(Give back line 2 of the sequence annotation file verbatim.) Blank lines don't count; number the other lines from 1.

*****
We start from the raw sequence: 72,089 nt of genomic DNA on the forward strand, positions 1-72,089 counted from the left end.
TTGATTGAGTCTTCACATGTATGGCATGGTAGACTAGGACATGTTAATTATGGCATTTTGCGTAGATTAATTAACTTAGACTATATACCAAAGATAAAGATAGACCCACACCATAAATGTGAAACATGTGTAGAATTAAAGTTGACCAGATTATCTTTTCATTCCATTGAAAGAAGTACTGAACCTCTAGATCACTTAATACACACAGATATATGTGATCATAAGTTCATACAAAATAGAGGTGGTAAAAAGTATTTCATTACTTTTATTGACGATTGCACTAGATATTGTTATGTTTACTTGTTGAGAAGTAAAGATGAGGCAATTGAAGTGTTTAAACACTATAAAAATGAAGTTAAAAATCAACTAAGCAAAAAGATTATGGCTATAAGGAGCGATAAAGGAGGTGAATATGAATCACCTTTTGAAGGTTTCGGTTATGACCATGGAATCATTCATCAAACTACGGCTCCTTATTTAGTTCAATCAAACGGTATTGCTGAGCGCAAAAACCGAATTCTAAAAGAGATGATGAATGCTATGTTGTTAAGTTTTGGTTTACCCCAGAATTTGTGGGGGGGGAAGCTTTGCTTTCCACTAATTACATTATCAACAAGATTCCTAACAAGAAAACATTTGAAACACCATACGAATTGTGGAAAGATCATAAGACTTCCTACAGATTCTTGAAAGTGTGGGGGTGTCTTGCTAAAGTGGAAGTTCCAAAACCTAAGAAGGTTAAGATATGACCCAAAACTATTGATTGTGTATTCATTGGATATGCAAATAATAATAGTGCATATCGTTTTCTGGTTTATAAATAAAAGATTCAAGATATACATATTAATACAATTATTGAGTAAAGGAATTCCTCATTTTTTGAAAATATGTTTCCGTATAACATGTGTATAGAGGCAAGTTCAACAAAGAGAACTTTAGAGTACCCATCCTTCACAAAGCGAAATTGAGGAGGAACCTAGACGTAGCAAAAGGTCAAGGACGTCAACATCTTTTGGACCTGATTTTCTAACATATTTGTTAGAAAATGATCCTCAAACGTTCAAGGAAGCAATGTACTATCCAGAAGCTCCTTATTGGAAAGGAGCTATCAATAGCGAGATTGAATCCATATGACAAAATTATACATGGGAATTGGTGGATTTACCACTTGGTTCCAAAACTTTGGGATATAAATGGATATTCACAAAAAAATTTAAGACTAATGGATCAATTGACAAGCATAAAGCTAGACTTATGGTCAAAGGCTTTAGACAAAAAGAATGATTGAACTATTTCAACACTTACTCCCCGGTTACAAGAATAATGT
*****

TTGATTGAGTCTTCACATGTATGGCATGGTAGACTAGGACATGTTAATTATGGCATTTTGCGTAGATTAATTAACTTAGACTATATACCAAAGATAAAGATAGACCCACACCATAAATGTGAAACATGTGTAGAATTAAAGTTGACCAGATTATCTTTTCATTCCATTGAAAGAAGTACTGAACCTCTAGATCACTTAATACACACAGATATATGTGATCATAAGTTCATACAAAATAGAGGTGGTAAAAAGTATTTCATTACTTTTATTGACGATTGCACTAGATATTGTTATGTTTACTTGTTGAGAAGTAAAGATGAGGCAATTGAAGTGTTTAAACACTATAAAAATGAAGTTAAAAATCAACTAAGCAAAAAGATTATGGCTATAAGGAGCGATAAAGGAGGTGAATATGAATCACCTTTTGAAGGTTTCGGTTATGACCATGGAATCATTCATCAAACTACGGCTCCTTATTTAGTTCAATCAAACGGTATTGCTGAGCGCAAAAACCGAATTCTAAAAGAGATGATGAATGCTATGTTGTTAAGTTTTGGTTTACCCCAGAATTTGTGGGGGGGGAAGCTTTGCTTTCCACTAATTACATTATCAACAAGATTCCTAACAAGAAAACATTTGAAACACCATACGAATTGTGGAAAGATCATAAGACTTCCTACAGATTCTTGAAAGTGTGGGGGTGTCTTGCTAAAGTGGAAGTTCCAAAACCTAAGAAGGTTAAGATATGACCCAAAACTATTGATTGTGTATTCATTGGATATGCAAATAATAATAGTGCATATCGTTTTCTGGTTTATAAATAAAAGATTCAAGATATACATATTAATACAATTATTGAGTAAAGGAATTCCTCATTTTTTGAAAATATGTTTCCGTATAACATGTGTATAGAGGCAAGTTCAACAAAGAGAACTTTAGAGTACCCATCCTTCACAAAGCGAAATTGAGGAGGAACCTAGACGTAGCAAAAGGTCAAGGACGTCAACATCTTTTGGACCTGATTTTCTAACATATTTGTTAGAAAATGATCCTCAAACGTTCAAGGAAGCAATGTACTATCCAGAAGCTCCTTATTGGAAAGGAGCTATCAATAGCGAGATTGAATCCATATGACAAAATTATACATGGGAATTGGTGGATTTACCACTTGGTTCCAAAACTTTGGGATATAAATGGATATTCACAAAAAAATTTAAGACTAATGGATCAATTGACAAGCATAAAGCTAGACTTATGGTCAAAGGCTTTAGACAAAAAGAATGATTGAACTATTTCAACACTTACTCCCCGGTTACAAGAATAATGT